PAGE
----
Parts of a Bean Seed
What’s inside a bean? Take a peek into the beginnings of a beanstalk, and see how a bean grows.
Problem: What are the parts of a bean seed?
- 8 pinto bean seeds
- Distilled water
- Paper towel
- Magnifying glass
- 5 small cups
- 5 pots
- Spray mister
- Put the eight seeds into the jar and pour distilled water onto them. After 24 hours, remove the beans and place them on a paper towel.
- The beans should be damp and easy to pry open with your fingernail. Remove the outside of the bean. This part is called the seed coat, and it protects the bean inside. Place your fingernail at the rounded edge and spread the halves of each bean open lengthwise.
- Use a magnifying glass to look inside. What can you see? Sketch the inside of each bean, labeling each half from 1 to 16. Do different bean plants look different inside?
When you look inside a bean, it’s not just empty space in there. A bean is made up of different growing parts, and you’ll be able to see them quite clearly with your magnifying glass.
The cotyledon is the largest part of the inside of the bean. It stores a lot of the food for the growing bean. Like a chick embryo has a yolk and a baby has an umbilical cord, a bean seed has a cotyledon to act as a source of food.
At the top of the cotyledon is the epicotyl. This is the beginning of the bean’s shoot and will eventually form the leaves. Look closely. Can you see what will form the bean’s future leaves? Just under the epicotyl is the hypocotyl. This is the beginning of the bean’s stem. The radicle is under the hypocotyl. This is the beginning of the bean’s roots. A whole baby plant is nestled inside that tiny, growing bean seed.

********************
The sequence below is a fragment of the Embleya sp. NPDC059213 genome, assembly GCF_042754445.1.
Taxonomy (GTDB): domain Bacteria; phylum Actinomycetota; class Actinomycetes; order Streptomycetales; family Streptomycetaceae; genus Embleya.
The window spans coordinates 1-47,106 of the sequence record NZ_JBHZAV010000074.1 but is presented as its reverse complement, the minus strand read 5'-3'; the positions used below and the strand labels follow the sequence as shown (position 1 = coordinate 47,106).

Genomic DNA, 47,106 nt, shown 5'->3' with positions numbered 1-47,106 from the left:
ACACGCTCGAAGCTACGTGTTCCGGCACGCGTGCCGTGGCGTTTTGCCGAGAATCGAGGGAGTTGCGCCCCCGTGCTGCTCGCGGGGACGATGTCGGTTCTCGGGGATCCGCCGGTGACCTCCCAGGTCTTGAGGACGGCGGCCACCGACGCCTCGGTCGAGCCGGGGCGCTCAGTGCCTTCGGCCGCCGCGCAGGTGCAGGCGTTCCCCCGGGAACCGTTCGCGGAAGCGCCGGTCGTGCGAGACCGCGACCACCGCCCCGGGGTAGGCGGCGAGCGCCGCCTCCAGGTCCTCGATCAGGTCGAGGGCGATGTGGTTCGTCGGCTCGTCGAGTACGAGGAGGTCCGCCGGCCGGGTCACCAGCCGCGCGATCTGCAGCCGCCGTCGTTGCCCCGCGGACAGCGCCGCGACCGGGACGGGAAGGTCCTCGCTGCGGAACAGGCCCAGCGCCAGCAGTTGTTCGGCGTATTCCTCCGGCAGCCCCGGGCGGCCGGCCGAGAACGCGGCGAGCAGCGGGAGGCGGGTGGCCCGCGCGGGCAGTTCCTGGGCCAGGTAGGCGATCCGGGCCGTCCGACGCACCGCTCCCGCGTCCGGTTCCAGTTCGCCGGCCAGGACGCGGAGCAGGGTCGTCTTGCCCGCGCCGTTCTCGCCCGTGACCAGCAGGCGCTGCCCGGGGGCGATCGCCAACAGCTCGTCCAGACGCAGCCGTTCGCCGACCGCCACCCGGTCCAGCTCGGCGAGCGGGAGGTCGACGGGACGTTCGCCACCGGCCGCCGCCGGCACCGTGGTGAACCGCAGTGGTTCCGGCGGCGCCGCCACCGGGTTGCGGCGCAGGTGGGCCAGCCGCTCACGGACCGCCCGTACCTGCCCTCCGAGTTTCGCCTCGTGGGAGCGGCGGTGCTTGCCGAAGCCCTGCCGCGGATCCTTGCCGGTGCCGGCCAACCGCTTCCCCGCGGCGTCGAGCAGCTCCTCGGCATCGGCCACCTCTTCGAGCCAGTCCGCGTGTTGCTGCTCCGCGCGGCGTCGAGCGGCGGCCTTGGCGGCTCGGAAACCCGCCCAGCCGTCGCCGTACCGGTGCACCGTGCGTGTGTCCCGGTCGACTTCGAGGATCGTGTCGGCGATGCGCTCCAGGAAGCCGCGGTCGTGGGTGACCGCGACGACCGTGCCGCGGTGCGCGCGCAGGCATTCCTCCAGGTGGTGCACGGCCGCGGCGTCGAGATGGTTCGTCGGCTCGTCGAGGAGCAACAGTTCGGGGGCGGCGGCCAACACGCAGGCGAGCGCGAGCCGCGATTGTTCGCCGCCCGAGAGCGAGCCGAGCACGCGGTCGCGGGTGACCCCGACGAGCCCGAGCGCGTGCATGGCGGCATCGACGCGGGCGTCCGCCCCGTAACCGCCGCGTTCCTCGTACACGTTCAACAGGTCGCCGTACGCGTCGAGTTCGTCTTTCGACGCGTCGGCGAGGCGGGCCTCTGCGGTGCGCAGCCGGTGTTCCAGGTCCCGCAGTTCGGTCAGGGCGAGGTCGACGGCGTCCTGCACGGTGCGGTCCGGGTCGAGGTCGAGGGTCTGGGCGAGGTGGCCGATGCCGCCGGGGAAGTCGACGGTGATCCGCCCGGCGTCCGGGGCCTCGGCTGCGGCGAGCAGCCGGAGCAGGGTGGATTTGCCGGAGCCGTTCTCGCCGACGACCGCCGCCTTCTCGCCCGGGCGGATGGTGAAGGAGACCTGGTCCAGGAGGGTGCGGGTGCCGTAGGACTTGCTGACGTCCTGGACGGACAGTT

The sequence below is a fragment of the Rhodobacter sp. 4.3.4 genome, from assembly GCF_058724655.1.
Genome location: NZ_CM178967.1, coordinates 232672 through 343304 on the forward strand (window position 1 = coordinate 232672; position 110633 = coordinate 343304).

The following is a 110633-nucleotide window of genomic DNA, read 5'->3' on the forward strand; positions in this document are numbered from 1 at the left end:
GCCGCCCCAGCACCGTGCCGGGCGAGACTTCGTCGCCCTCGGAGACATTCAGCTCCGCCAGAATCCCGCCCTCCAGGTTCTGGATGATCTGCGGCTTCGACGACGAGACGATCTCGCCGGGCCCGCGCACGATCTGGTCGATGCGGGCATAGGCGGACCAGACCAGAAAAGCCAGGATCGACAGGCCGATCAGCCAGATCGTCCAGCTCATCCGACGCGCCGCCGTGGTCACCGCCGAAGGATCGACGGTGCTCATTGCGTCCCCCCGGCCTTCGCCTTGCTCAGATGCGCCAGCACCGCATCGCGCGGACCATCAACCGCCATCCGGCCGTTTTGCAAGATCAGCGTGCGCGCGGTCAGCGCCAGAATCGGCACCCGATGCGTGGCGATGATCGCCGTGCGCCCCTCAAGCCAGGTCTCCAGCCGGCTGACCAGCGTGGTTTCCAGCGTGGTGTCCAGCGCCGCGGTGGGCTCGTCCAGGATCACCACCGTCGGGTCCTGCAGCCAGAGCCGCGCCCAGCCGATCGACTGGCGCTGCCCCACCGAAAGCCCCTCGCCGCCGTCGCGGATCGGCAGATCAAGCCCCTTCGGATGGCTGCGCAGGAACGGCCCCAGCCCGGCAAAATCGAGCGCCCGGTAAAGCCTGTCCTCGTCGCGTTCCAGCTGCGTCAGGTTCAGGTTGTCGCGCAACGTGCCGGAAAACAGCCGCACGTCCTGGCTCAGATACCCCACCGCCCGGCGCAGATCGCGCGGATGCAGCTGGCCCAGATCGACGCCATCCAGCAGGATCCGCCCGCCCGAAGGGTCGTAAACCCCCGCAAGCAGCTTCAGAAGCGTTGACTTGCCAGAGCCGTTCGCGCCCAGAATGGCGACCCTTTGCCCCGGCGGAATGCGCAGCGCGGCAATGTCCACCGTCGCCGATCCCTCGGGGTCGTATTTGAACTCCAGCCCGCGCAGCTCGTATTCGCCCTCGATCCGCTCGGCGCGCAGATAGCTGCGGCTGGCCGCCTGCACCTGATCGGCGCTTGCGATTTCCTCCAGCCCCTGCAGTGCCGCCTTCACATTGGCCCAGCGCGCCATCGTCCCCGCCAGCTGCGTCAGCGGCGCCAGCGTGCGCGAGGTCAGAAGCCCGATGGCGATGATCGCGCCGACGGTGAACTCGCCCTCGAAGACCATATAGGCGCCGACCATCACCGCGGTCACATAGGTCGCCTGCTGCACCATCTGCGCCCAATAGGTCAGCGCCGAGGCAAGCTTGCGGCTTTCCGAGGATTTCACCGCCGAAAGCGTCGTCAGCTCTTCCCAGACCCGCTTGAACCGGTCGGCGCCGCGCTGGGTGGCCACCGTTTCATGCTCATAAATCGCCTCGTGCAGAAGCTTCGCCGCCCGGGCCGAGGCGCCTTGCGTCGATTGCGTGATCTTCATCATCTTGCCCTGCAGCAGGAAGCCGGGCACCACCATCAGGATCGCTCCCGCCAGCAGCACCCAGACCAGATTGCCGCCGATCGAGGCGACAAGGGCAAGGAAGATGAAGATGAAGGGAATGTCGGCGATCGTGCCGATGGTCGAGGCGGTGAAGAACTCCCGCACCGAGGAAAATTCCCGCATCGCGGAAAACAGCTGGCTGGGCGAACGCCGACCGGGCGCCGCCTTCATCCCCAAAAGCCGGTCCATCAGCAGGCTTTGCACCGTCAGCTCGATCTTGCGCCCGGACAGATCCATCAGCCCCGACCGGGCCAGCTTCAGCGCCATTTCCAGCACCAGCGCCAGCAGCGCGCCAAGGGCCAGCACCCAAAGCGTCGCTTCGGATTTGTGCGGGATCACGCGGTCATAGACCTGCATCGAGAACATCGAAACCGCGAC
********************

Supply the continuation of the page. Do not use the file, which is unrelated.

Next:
A bean needs water to grow. At first, it absorbs this through a small hole called the micropyle that is found in the hilum, the scar on the side of the bean that shows where it was attached to its parent plant. When the bean germinates, or begins to grow, the baby bean plant starts to take shape inside the bean seed. It uses the starch that’s in the cotyledon as food.
What would happen if you cut away part of the cotyledon? To extend your experiment, get 5 new bean seeds and soak them overnight. Cut off the lower half of one of the cotyledons of one bean, the lower half of both cotyledons on another bean, ¾ of the cotyledon on another bean, and all of the cotyledon on the last bean, leaving only the embryo. Leave one unaltered bean plant as the control.
Label your pots like this:
- 100%—Do not cut away any part of the cotyledons.
- 75%—Cut away the lower half of one cotyledon.
- 50%—Cut away the lower half of both cotyledons.
- 25%—Cut away all but one-fourth of the cotyledons, leaving the section attached to the embryo.
- 0%—Cut away both cotyledons, leaving only the embryo.
Plant these seeds in soil in five pots and see how each one grows. Mist the beans daily. Remember what the cotyledon gives to a plant. Which one will grow the best?
Warning is hereby given that not all Project Ideas are appropriate for all individuals or in all circumstances. Implementation of any Science Project Idea should be undertaken only in appropriate settings and with appropriate parental or other supervision. Reading and following the safety precautions of all materials used in a project is the sole responsibility of each individual. For further information, consult your state’s handbook of Science Safety.